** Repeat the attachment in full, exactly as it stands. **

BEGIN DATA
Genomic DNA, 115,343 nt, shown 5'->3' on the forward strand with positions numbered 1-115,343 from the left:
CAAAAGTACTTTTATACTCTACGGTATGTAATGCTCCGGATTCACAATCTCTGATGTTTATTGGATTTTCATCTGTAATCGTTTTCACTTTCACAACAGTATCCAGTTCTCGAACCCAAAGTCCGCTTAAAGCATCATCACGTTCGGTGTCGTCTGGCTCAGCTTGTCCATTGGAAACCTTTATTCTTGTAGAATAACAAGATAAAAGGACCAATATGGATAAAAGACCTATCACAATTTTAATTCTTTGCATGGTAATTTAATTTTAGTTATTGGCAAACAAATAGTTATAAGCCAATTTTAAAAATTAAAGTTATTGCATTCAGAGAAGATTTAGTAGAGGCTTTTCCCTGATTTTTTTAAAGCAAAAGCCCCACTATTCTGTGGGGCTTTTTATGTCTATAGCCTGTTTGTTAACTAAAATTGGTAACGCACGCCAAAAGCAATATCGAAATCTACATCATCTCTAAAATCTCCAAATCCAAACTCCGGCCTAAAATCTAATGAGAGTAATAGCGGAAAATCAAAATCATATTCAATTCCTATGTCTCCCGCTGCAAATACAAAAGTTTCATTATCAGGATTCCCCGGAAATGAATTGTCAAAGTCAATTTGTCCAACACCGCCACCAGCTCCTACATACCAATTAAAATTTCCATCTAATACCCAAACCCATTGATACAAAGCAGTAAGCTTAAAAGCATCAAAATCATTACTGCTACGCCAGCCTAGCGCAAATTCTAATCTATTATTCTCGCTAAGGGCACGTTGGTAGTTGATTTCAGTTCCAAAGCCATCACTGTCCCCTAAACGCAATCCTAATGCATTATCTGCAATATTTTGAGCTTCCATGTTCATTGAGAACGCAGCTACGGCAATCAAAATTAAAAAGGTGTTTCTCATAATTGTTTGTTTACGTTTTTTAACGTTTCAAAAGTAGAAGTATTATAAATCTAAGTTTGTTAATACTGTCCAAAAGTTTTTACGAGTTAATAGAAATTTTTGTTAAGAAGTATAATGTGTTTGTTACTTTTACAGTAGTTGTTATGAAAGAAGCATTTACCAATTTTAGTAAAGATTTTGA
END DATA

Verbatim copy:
Genomic DNA, 115,343 nt, shown 5'->3' on the forward strand with positions numbered 1-115,343 from the left:
CAAAAGTACTTTTATACTCTACGGTATGTAATGCTCCGGATTCACAATCTCTGATGTTTATTGGATTTTCATCTGTAATCGTTTTCACTTTCACAACAGTATCCAGTTCTCGAACCCAAAGTCCGCTTAAAGCATCATCACGTTCGGTGTCGTCTGGCTCAGCTTGTCCATTGGAAACCTTTATTCTTGTAGAATAACAAGATAAAAGGACCAATATGGATAAAAGACCTATCACAATTTTAATTCTTTGCATGGTAATTTAATTTTAGTTATTGGCAAACAAATAGTTATAAGCCAATTTTAAAAATTAAAGTTATTGCATTCAGAGAAGATTTAGTAGAGGCTTTTCCCTGATTTTTTTAAAGCAAAAGCCCCACTATTCTGTGGGGCTTTTTATGTCTATAGCCTGTTTGTTAACTAAAATTGGTAACGCACGCCAAAAGCAATATCGAAATCTACATCATCTCTAAAATCTCCAAATCCAAACTCCGGCCTAAAATCTAATGAGAGTAATAGCGGAAAATCAAAATCATATTCAATTCCTATGTCTCCCGCTGCAAATACAAAAGTTTCATTATCAGGATTCCCCGGAAATGAATTGTCAAAGTCAATTTGTCCAACACCGCCACCAGCTCCTACATACCAATTAAAATTTCCATCTAATACCCAAACCCATTGATACAAAGCAGTAAGCTTAAAAGCATCAAAATCATTACTGCTACGCCAGCCTAGCGCAAATTCTAATCTATTATTCTCGCTAAGGGCACGTTGGTAGTTGATTTCAGTTCCAAAGCCATCACTGTCCCCTAAACGCAATCCTAATGCATTATCTGCAATATTTTGAGCTTCCATGTTCATTGAGAACGCAGCTACGGCAATCAAAATTAAAAAGGTGTTTCTCATAATTGTTTGTTTACGTTTTTTAACGTTTCAAAAGTAGAAGTATTATAAATCTAAGTTTGTTAATACTGTCCAAAAGTTTTTACGAGTTAATAGAAATTTTTGTTAAGAAGTATAATGTGTTTGTTACTTTTACAGTAGTTGTTATGAAAGAAGCATTTACCAATTTTAGTAAAGATTTTGA